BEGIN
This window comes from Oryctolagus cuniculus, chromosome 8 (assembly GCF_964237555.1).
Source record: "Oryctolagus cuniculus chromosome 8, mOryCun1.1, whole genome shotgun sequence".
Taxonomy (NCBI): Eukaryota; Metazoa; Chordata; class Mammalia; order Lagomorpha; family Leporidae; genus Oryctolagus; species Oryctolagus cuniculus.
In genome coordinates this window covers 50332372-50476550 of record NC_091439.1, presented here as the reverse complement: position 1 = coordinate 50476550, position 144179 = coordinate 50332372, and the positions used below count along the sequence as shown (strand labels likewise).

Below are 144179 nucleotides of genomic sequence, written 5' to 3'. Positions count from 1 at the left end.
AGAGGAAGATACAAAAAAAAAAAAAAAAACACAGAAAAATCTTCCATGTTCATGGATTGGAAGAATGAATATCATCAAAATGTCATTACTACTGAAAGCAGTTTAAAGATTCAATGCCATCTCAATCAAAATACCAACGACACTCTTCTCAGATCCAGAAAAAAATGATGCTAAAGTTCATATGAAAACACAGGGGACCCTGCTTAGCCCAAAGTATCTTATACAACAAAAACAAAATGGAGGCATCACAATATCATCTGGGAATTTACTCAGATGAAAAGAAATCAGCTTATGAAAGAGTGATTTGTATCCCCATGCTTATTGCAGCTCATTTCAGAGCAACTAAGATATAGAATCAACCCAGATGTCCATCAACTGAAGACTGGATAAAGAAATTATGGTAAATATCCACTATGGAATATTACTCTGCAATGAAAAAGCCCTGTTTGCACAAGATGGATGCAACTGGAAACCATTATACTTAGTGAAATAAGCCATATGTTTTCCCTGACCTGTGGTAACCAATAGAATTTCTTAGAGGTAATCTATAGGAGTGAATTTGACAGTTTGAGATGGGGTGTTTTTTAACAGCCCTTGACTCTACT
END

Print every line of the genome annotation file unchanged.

This window comes from Oryctolagus cuniculus, chromosome 8 (assembly GCF_964237555.1).
Source record: "Oryctolagus cuniculus chromosome 8, mOryCun1.1, whole genome shotgun sequence".
Taxonomy (NCBI): Eukaryota; Metazoa; Chordata; class Mammalia; order Lagomorpha; family Leporidae; genus Oryctolagus; species Oryctolagus cuniculus.
In genome coordinates this window covers 50332372-50476550 of record NC_091439.1, presented here as the reverse complement: position 1 = coordinate 50476550, position 144179 = coordinate 50332372, and the positions used below count along the sequence as shown (strand labels likewise).

Below are 144179 nucleotides of genomic sequence, written 5' to 3'. Positions count from 1 at the left end.
AGAGGAAGATACAAAAAAAAAAAAAAAAACACAGAAAAATCTTCCATGTTCATGGATTGGAAGAATGAATATCATCAAAATGTCATTACTACTGAAAGCAGTTTAAAGATTCAATGCCATCTCAATCAAAATACCAACGACACTCTTCTCAGATCCAGAAAAAAATGATGCTAAAGTTCATATGAAAACACAGGGGACCCTGCTTAGCCCAAAGTATCTTATACAACAAAAACAAAATGGAGGCATCACAATATCATCTGGGAATTTACTCAGATGAAAAGAAATCAGCTTATGAAAGAGTGATTTGTATCCCCATGCTTATTGCAGCTCATTTCAGAGCAACTAAGATATAGAATCAACCCAGATGTCCATCAACTGAAGACTGGATAAAGAAATTATGGTAAATATCCACTATGGAATATTACTCTGCAATGAAAAAGCCCTGTTTGCACAAGATGGATGCAACTGGAAACCATTATACTTAGTGAAATAAGCCATATGTTTTCCCTGACCTGTGGTAACCAATAGAATTTCTTAGAGGTAATCTATAGGAGTGAATTTGACAGTTTGAGATGGGGTGTTTTTTAACAGCCCTTGACTCTACT